What Egypt Wants from Sudanese Transitional Military Council

Egypt has demanded from the transitional military council in Sudan to hand over Muslim Brotherhood leaders, end border dispute on Halaa’ib and Shalatin triangle, and suspend Suakin agreement with Turkey.

Egypt demanded that the transitional military council in Sudan hand over the leadership of the Muslim Brotherhood, which the Egyptian authorities has classified as a “terrorist group” since the military coup led in mid-2013 by General Abdel Fattah Al-Sisi, the defense minister at the time, against Mohamed Morsi, Egypt’s first democratically elected president in Egypt’s modern history.

According to well-informed diplomatic sources that talked to The New Khalij, Cairo presented to Khartoum, a list of hundreds of leaders and staff of the group, including former parliamentarians and businessmen who have investments in Sudan.

The list included 405 people that the Egyptian regime accuses of “supporting and financing terrorism, inciting the regime and belonging to a banned group.”

The sources added that the Muslim Brotherhood has been the most discussed file in Sisi’s talks with the head of Sudan’s National Security and Intelligence Service, First Lieutenant Abu Bakr Demblab, who visited Cairo about two weeks ago.

The head of Egypt’s General Intelligence Directorate Major General Abbas Kamel is seeking to achieve a qualitative breakthrough in this file, as Cairo’s obtention of a number of Muslim Brotherhood leaders will be a serious blow to the group.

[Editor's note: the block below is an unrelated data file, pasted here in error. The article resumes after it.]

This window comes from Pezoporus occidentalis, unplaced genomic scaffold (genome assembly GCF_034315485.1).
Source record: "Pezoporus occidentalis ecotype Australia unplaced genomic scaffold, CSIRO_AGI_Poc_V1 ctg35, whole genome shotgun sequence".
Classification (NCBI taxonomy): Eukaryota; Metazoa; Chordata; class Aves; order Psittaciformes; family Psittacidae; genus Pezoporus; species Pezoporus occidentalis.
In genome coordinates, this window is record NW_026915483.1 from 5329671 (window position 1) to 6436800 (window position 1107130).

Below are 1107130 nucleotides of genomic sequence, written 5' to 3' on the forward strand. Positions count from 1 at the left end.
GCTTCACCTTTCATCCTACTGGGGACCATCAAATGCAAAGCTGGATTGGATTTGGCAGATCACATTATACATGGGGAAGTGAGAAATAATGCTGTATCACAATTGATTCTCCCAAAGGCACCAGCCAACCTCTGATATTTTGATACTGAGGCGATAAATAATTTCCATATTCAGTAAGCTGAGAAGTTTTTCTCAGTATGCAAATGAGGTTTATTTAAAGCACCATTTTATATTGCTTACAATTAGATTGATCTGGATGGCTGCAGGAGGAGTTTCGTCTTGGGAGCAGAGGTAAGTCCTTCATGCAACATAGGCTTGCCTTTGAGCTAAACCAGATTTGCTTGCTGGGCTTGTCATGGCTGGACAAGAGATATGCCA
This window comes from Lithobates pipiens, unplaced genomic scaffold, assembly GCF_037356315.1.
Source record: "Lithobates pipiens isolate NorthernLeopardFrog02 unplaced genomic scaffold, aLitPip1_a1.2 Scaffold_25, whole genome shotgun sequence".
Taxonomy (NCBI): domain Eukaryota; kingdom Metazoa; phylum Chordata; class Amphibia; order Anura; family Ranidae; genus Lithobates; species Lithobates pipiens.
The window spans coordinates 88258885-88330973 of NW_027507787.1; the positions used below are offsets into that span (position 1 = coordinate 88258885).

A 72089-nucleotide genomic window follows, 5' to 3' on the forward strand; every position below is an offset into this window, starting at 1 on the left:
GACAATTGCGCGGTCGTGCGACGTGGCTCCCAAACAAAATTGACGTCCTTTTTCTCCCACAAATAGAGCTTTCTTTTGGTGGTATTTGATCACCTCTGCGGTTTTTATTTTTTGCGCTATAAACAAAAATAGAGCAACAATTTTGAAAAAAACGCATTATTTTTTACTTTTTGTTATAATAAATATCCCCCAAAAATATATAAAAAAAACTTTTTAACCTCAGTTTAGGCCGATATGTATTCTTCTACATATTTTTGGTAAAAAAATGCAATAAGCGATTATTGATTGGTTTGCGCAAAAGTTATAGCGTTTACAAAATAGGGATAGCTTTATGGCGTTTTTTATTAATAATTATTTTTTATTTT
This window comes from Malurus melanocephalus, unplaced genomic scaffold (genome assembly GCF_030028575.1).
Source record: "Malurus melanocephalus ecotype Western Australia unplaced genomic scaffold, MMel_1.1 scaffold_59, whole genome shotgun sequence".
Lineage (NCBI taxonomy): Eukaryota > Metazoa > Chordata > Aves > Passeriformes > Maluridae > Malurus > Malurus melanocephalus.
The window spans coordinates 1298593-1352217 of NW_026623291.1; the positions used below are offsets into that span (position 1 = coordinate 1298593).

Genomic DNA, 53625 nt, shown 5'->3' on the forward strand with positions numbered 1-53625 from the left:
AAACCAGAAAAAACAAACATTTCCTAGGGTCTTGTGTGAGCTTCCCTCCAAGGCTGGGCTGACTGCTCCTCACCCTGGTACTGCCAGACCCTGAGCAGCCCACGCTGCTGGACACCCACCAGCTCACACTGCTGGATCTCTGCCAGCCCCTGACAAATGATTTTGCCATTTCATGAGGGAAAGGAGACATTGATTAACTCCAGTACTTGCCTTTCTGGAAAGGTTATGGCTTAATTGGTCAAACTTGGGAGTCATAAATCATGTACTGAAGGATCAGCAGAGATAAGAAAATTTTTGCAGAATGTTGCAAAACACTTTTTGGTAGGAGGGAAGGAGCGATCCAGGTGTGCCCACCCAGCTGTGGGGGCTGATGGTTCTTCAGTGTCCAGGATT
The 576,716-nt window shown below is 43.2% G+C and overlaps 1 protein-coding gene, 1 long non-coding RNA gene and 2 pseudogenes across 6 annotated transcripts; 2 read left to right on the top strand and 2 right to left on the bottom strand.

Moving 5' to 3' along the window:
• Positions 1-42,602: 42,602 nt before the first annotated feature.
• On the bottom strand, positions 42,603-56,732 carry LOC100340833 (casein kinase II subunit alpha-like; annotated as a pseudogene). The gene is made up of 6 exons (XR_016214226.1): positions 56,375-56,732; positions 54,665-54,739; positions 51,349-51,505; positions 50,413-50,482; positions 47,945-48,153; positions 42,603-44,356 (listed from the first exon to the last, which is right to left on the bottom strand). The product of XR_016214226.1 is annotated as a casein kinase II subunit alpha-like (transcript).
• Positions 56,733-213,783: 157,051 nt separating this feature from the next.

In addition to the Muslim Brotherhood file, Cairo demanded explicitly and unequivocally from Demblab not to provoke the border conflict between the two sides over the Hala’ib Triangle, as well as the suspension of the Suakin agreement signed with Turkey in 2017.

Suakin, located in the Red Sea in eastern Sudan, is the nearest Sudanese port to the Saudi Jeddah Seaport. Under the agreement, Turkey will rehabilitate and manage the port city. However, Egypt says the real purpose is to establish a Turkish military base, which Khartoum and Ankara have repeatedly denied.

On the other hand, in the event of the implementation of the Egyptian demands, which are endorsed by the Saudi and Emirati side, Cairo will provide unlimited political, economic and security support to the Council, and will continue to maintain power in the hands of the military establishment in the country.

Demblab handed over to Al-Sisi a message from the head of the Sudanese Transitional Military Council, Lieutenant General Abdul Fattah Al-Burhan, which included the latest developments of the situation in Sudan after the ousting of President Omar Al-Bashir on 11 April.

Egypt is leading African moves, as it heads the current session of the African Union, to extend the deadline given for the Sudanese Military Council to three months in order to arrange the political scene in the country and prolong the transitional period, amid demands for a prompt handover of power to a civilian government.